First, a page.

I facilitate a Women's Coming Out Support Group for the Pride Center of New Jersey. It is one of the more rewarding things that I spend my time doing. Twice per month, women of all backgrounds, ages, ethnicities and sexual orientations come together to share their experiences with the coming out process. There are those who are just starting to question their sexuality and some are ready to come out to family and friends and work mates. All of the women who come to the group want and give support. It is a beautiful thing to witness.
When I came out in 2000, I also came to the Pride Center's Women's Coming Out Support Group. It was different then. The women were identified almost exclusively as lesbian (vs. bisexual, asexual, pansexual, demisexual) and the group was attended by women who were clearly allllllll the way out of the closet. They were...how to put this kindly...providing a kind of "welcoming committee" to the newly out (or near out) women. I never took advantage of their welcoming committee offers to go out to the diner after the meeting, as I had to get home to my kid and, more importantly, these women scared the shit out of me.
I've learned many things running this group for the past 2 or 2.5 years. One thing is that the term "Coming out" is really apt. It is a process. Starting from "Being in" to "Being out" and in between...one is "coming out." It makes sense and fits what all the women who come to the group now are experiencing. A process. Usually a very slow and painstaking process of feeling disconnected, then feeling connected, then feeling rejected, then feeling accepted. It's a huge challenge. My own coming out process was easy, relatively speaking. I had this inkling that I was gay. I sat on it for four months. Then it seemed like something inside me was coming to life. Then I had a transformative conversation with my dear friend Dina during which I realized that I am a lesbian. And then I spent a week freaking out about it. And then I came out to e v e r y b o d y. Basically, all at once. But for a year after coming out I fell into a crazy identity crisis. Questioning everything I knew about myself - or that I thought I knew about myself.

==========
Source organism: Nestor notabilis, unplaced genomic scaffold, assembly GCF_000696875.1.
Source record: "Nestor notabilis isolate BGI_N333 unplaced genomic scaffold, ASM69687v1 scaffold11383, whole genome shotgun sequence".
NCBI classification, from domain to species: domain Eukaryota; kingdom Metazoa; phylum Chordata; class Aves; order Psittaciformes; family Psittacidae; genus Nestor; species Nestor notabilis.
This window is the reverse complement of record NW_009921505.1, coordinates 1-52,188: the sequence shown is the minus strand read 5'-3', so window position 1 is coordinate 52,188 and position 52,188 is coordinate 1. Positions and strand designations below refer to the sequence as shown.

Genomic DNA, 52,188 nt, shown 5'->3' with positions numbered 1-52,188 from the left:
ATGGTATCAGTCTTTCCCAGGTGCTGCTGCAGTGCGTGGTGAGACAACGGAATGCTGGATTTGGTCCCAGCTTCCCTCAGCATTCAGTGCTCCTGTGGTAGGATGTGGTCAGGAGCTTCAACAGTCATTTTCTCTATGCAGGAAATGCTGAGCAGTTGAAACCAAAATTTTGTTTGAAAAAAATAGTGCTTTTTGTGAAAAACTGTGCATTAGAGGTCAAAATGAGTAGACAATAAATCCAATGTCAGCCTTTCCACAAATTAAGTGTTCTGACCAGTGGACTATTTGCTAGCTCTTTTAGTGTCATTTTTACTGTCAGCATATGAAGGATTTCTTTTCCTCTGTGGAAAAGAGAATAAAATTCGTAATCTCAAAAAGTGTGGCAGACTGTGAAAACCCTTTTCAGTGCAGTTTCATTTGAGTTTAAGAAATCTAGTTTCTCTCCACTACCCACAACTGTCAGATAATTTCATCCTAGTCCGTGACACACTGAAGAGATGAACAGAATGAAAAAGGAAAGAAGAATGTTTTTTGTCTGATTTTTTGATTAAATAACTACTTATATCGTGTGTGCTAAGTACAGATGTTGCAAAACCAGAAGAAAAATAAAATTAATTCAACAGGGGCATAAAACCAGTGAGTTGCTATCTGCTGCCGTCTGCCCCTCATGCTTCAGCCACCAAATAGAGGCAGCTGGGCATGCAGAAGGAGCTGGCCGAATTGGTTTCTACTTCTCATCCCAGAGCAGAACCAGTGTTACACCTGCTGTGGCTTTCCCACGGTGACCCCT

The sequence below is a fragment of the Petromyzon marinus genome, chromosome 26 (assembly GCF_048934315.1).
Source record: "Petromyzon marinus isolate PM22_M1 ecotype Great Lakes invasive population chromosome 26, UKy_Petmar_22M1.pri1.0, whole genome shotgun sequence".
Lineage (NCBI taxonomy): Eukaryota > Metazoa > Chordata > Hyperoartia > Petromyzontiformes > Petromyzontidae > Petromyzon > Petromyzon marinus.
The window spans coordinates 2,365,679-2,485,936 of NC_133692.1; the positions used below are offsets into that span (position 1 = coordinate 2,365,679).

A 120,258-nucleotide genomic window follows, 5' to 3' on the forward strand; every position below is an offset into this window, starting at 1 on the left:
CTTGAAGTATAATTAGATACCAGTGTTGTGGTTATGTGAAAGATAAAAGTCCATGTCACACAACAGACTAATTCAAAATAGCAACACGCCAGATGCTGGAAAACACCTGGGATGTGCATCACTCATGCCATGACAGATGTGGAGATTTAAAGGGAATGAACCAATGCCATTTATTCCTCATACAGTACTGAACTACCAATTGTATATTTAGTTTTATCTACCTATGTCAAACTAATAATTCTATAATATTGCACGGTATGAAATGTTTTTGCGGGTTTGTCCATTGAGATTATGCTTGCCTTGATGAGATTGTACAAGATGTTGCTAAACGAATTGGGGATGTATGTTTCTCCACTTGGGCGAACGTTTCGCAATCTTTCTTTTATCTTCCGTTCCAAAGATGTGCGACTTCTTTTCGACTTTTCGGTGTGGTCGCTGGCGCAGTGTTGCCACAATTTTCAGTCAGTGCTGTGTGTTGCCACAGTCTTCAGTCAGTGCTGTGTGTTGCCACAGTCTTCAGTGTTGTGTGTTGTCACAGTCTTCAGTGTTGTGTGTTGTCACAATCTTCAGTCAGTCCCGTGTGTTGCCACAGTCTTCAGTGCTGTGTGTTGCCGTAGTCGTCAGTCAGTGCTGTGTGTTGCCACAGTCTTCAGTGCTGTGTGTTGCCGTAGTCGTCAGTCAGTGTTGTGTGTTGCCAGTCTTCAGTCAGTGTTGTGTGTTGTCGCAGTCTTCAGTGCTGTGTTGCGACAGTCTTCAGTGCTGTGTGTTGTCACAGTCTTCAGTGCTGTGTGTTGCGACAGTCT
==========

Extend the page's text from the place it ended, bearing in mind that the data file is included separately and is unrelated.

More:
That year was one of the hardest years of my life. I questioned everything: my choice of profession, my motherhood, where I was living, who my friends were -- everything was on the chopping block. This is the part of coming out that people rarely really talk about. Yeah, sure, you're out, but how do you deal with the fall out?
I dealt by leaning heavily on my best friend who talked with me everyday about e v e r y t h i n g. And I had therapy once, maybe twice per week. I went to lesbian bars and clubs and hung out. Alone. I felt pretty much lost. But also I felt I had more agency, that I was freer for knowing/admitting this part of myself to myself.
These days, 15 years later, my life seems so comparatively easier that it was back then. In this way it does get better. But I think if I had been told that back then, I wouldn't really have believed it.
Coming out is one of the most difficult life transitions there is. I give honor and mad props to all who go through this crucible.